The Bog

A profile on Alexander Conrad, the whole lot of SLU’s College Republicans, my damned self and the country at large.

We met at the Einstein’s Bagels in the Saint Louis University library. If I think about it now and try to assign some meaning to it, then I guess it was poetic in a way, meeting in a library. A sturdy collection of our cultural, academic and historical past that sat accumulating dust as dewy-eyed students gaze lowly at their flat computer screens. Not even glancing at the depth of knowledge that surrounds them. Perhaps it could be a metaphor for a larger contemporary societal movement, or just youthful idealism in general, or maybe I’m just talking about yellowed crumbling books and thrusting my own romantic idealism upon them. Though this is a college library, and what have colleges traditionally been for if not idealism and all that come with it. But really though, when I contacted Alexander Conrad—who goes by Alex for short—I just needed a quiet place to record our conversation.

He’s cordial. Called me “Mr. Trevino” in our emails despite us being the same age, then ended them with “sincerely, Alexander Conrad.” I told him he would recognize me by my jeans and baseball cap. 

It was all very tense, at first, for the obviously strange reasons of the modern day. I am a journalist and he is a Republican. If you are currently living and breathing you may have heard a thing or two about that and perhaps would have an opinion about it as well. For the two of us, Alex and I, both in our early 20s, our whole concept of media has been this jaded bog of word-twisting, double-crossing, trick-editing and intentional omission in order to extract some sort of pulled-off-the-shelf, predetermined “truth” for an audience—that is, whatever the “truth” is that such an audience should like to hear. All intent to set a target on some caricature that looked like him or looked like me to make us think we have an enemy in this fight. So generally speaking, a reporter asking to do a story on a club of College Republicans would sound like an easy hit, and it’s a bit tense, or at least I am. 

I wasn’t exactly nervous, but I was nervous that he was nervous. So when we met, our nerves kind of bundled up and fell out of us in the first few awkward minutes. He walked up. I said hello and made a joke that didn’t land. Offered to buy him coffee, but he didn’t drink coffee. So we quickly tucked away to our reserved quiet room and continued with the small talk.

I asked if I could record our conversation and took out my TASCAM omnidirectional digital microphone with stereo sound capabilities and an option for extra bass. He said yes, as long as he could record as well, and then pulled out his iPhone to open a pre-installed voice memo app. All of his apps were neatly organized into folders and properly labeled by their function. Boxes in boxes. But he couldn’t seem to find that one little black box and fumbled through his phone for a few minutes until he found the one, the one that would ensure mutually assured destruction should I quote something out of context. Which I have no intention of doing, but again, I don’t blame him for thinking I might.

I tried to get the ball rolling, “So, where are you from?” I said.

He said he’d hopped around between the Tennessee hills and Illinois flats, Chattanooga, DeKalb County and now the Belleville-O’Fallon area. “O’Fallon, Illinois, not O’Fallon, Missouri,” he clarifies, “You only make that mistake once,” he adds with a short muffled laugh under his mask. 

I commented about how Midwesterners are far too particular with what side of the river or state line they fall on (à la Kansas City). The half-joke landed this time. He laughed and I felt the ice begin to break. What followed was two full hours of verbal tennis. I had intended to set myself up as the brick wall in this scenario, though still somehow found myself feeling the need to careen into an off-handed return volley at times. 

We began to chat about politics, Libertarianism, Liberalism, Leftism, “isms” in general. The general state of things, politics, the economy, the pandemic, climate change, the coming winter. Snowden, Sanders, Biden, Trump, as well as Breonna Taylor, David Dorn and Thomas Sowell’s spectacular afro. Then onto Election Night, Election Week I clarify, mail-in ballots, the Red Mirage, the Blue Wave, Amy Coney Barret, Bush v. Gore, the recent social unrest and his theory for an impending civil war. Just light conversation. As well, overarching and undergirding it all, we agreed was the mind-numbing, head-spinning, blood-sucking, jaw-dropping, face-palming, fear-inducing media coverage of everything that had turned most Americans against one another as if our fellow compatriots were the cause for our miseries rather than the duopoly-minded politicians we elected and the capitalist oligarchs we did not.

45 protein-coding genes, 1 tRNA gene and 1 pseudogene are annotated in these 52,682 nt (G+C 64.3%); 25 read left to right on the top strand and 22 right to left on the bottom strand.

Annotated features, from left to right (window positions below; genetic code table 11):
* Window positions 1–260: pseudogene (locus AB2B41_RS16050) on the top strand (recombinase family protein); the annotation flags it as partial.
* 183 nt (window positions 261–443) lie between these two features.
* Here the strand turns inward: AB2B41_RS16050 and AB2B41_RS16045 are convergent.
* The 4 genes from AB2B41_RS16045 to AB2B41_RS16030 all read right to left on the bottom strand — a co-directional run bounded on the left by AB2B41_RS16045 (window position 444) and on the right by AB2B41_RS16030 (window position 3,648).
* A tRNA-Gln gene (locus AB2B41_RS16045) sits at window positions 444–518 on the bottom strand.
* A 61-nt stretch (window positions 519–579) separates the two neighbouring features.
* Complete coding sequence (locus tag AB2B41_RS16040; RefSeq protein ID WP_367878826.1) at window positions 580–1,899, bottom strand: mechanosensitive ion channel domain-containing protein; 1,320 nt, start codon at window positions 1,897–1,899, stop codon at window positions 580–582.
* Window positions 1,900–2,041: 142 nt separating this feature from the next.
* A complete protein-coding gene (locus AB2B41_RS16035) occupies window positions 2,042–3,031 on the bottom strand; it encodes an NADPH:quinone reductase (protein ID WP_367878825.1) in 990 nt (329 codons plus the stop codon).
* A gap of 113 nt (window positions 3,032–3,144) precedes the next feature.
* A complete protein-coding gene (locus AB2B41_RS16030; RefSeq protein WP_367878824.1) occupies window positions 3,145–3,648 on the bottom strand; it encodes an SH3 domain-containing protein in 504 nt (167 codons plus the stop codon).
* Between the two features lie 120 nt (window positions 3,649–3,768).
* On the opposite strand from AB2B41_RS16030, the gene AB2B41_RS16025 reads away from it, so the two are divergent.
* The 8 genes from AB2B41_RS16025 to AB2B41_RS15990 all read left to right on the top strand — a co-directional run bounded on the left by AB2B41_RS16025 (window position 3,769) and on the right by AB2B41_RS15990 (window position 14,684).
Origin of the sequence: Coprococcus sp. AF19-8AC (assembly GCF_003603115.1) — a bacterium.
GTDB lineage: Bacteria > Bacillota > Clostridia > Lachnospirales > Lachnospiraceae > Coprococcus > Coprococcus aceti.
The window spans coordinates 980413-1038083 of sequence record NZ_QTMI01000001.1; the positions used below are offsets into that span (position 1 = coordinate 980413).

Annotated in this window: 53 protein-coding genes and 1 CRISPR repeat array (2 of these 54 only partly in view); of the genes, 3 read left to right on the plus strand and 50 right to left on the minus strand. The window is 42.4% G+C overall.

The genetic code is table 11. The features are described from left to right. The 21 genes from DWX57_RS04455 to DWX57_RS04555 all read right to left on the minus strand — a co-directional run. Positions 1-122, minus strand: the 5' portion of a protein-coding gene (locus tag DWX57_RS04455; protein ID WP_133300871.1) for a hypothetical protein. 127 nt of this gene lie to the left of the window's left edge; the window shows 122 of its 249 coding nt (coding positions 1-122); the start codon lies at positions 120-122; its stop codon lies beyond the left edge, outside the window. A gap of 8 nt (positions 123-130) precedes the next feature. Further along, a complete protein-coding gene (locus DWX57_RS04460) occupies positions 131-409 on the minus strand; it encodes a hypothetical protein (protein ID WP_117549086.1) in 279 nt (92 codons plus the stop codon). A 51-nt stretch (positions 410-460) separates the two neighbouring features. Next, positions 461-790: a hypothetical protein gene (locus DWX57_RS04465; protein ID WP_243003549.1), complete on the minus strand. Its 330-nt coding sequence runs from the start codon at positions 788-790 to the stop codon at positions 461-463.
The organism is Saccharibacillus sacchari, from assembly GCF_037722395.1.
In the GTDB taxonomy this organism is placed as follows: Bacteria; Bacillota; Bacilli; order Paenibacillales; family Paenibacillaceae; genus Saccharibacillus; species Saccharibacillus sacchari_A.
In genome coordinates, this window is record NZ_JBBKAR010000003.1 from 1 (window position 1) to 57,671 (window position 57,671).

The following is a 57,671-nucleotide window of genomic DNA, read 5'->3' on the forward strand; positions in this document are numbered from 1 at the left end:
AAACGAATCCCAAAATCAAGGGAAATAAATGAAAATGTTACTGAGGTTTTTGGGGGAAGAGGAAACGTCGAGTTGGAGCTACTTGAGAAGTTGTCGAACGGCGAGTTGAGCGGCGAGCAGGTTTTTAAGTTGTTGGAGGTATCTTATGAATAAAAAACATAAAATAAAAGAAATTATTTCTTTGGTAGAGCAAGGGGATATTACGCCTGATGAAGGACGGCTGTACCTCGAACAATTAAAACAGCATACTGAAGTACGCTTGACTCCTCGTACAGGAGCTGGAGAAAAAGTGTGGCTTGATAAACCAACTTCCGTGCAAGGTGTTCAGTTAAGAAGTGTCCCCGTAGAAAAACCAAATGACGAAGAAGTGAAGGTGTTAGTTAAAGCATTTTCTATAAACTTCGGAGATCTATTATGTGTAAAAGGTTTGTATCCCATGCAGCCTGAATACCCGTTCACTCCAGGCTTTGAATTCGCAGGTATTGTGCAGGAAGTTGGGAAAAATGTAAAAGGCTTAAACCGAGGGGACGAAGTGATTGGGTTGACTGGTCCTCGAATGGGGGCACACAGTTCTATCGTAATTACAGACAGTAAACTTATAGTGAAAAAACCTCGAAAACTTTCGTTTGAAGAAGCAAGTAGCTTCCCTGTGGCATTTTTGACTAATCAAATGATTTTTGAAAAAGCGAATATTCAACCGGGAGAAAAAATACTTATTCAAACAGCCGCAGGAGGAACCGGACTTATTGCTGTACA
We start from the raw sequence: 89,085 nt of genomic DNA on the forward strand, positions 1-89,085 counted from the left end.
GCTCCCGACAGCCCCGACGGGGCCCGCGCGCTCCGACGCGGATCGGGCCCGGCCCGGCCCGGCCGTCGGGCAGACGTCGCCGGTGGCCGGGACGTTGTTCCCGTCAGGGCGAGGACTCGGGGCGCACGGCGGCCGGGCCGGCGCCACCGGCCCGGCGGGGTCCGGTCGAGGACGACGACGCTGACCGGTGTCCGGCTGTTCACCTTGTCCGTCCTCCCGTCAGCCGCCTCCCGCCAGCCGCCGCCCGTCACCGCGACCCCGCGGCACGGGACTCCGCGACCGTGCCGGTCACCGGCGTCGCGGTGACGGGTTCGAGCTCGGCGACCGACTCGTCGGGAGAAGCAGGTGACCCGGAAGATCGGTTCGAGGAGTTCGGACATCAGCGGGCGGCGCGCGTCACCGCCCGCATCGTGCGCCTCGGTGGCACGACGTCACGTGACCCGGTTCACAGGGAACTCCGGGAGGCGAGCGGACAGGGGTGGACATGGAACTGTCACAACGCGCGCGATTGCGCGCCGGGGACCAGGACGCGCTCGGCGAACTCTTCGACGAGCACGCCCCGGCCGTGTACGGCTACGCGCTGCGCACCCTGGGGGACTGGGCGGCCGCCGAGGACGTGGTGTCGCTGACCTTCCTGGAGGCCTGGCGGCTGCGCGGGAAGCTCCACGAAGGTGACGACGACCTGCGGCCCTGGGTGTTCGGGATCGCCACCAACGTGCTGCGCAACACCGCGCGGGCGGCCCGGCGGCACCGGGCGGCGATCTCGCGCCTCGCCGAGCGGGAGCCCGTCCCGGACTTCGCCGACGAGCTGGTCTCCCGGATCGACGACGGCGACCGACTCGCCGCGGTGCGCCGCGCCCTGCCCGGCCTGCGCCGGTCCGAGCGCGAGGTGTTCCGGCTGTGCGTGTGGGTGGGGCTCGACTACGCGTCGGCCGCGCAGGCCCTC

We tended to agree on things like that even if I found myself biting my tongue at other particular moments, the impassioned young liberal I am. Most importantly, though, we agreed that things had needed a shaking up and, love him or hate him, Trump had certainly shook things up.

It was around an hour into the conversation that I found myself staring at Alex’s undershirt. He was wearing a navy blue short sleeve button-up, unbuttoned so that I could see the red t-shirt underneath with a picture of a flag-bearing, horse-mounted soldier and big white block letters captioning the image, “-INGED HUS-” I couldn’t make out the letters curtained on either side so my squirrel brain tried to fill in the word puzzle itself. DINGED HUSQVARNA? SINGED HUSKY HAIRS? CRINGED HUSTLEDADDY? I couldn’t tell, but it certainly pulled away my attention on a handful of occasions as our conversation shifted away from the particulars.

“I think being a conservative, you can come off as kind of an asshole,” he said. 

I had asked him if he felt the need to speak his mind a lot on campus or to share his opinion when he heard something he disagreed with, like what I had been feeling the need to do during our conversation. He said he didn’t feel the need to “dismantle SJWs” like he had when he was a teenager, pumping himself up with Steven Crowder or Ben Shapiro videos in a never-ending YouTube playlist cascade of snowflake tears.

He says what really needs to happen is open discussion and for people to get their facts straight, but ultimately, he concedes that there hasn’t been a lot of dialogue coming from either side. That’s why he said he was so excited to see that people become politically active in the past few months, noting especially the large turnout for the vigil for Breonna Taylor at SLU’s Clock Tower.

“I think a lot of those people, for the first time doing [something political], are going to be more open to having their minds changed, or,” he admitted with a bit of his own bias showing, “just being more open to considering the conservative side.” 

He disavowed whoever had scrawled “TRUMP 2020” and “DAVID DORN” in Sharpie all over Taylor’s memorial, calling it, “unhelpful to the conversation.” He even attended Breonna Taylor’s vigil himself, agreeing it was a tragedy, though also remarking that he happened to disagree with some of the views put forward as facts by the litany of student speakers. But Alex held his tongue there as he often does. He didn’t feel it was his place to play fact-checker, or seek out a gotcha moment. He’s playing the long game.